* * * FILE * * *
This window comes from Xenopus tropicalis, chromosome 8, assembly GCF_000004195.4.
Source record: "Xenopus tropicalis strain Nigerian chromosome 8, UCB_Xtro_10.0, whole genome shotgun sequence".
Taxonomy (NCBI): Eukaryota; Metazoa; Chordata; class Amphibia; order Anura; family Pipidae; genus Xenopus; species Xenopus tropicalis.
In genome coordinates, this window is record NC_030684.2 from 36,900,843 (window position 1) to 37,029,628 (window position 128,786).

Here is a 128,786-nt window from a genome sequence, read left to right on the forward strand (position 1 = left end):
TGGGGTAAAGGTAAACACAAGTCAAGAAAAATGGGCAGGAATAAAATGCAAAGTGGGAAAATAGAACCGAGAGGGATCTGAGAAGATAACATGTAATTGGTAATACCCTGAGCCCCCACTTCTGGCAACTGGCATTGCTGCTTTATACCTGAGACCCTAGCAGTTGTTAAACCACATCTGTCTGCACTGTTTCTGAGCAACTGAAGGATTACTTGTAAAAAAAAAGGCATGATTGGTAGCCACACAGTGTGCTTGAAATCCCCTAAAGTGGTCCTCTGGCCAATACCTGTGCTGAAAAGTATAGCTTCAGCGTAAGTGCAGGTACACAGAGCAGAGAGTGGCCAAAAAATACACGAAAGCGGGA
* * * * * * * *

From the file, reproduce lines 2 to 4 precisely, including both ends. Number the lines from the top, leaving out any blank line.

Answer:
Source record: "Xenopus tropicalis strain Nigerian chromosome 8, UCB_Xtro_10.0, whole genome shotgun sequence".
Taxonomy (NCBI): Eukaryota; Metazoa; Chordata; class Amphibia; order Anura; family Pipidae; genus Xenopus; species Xenopus tropicalis.
In genome coordinates, this window is record NC_030684.2 from 36,900,843 (window position 1) to 37,029,628 (window position 128,786).